Bramwell v. Greater Vancouver Transportation Authority,


2008 BCSC 1180

Date: 20080829
Docket: M063800
Registry: Vancouver


Thelma Bramwell



Greater Vancouver Transportation Authority
doing business as Translink and the said
Greater Vancouver Transportation Authority,
Coast Mountain Bus Company Ltd.
and John Doe



Before: The Honourable Madam Justice Allan

Reasons for Judgment

(In Chambers)

Counsel for the Plaintiff

David McGivern

Counsel for the Defendants,

except John Doe


Sandy Kovacs

Date and Place of Hearing:

August 13, 2008


Vancouver, B.C.

[1]                The plaintiff, Thelma Bramwell, seeks orders pursuant to Rules 39(29) and (30) and Rule 18A of the Rules of Court that: (1) the issue of liability and damages be severed; and (2) the issue of liability be determined in her favour with damages to be assessed at a later date.  The trial is presently set to proceed before a judge alone on September 14, 2009 for seven days.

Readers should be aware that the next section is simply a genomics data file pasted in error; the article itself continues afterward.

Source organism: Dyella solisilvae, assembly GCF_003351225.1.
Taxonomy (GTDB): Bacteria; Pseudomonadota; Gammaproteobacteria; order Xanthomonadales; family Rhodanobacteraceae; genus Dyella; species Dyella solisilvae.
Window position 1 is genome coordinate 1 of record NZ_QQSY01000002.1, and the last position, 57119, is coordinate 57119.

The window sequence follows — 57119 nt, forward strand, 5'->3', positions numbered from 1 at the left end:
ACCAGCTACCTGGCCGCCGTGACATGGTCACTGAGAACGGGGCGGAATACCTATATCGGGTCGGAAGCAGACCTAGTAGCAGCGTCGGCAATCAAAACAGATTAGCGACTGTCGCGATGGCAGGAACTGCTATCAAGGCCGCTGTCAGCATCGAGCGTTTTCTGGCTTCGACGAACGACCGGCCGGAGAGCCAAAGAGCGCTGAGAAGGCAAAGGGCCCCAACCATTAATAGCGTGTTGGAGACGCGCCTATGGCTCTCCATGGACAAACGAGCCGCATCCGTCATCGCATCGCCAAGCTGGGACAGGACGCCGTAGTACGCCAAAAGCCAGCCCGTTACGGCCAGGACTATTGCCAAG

[2]                I will refer to the defendants other than John Doe, the unidentified driver of the bus, as Translink. 


[3]                Ms. Bramwell deposes that she suffered an injury while getting off a bus owned or operated by Translink on October 27, 2005 at a bus stop on the west side of King Edward Avenue just past Arbutus Street in Vancouver. 

[4]                At the time, the plaintiff was 69 years of age.  She had boarded the bus on King Edward Avenue, just east of Oak Street.  In her opinion, the bus driver, who has not been identified, was in a rush and exceeding the speed limit.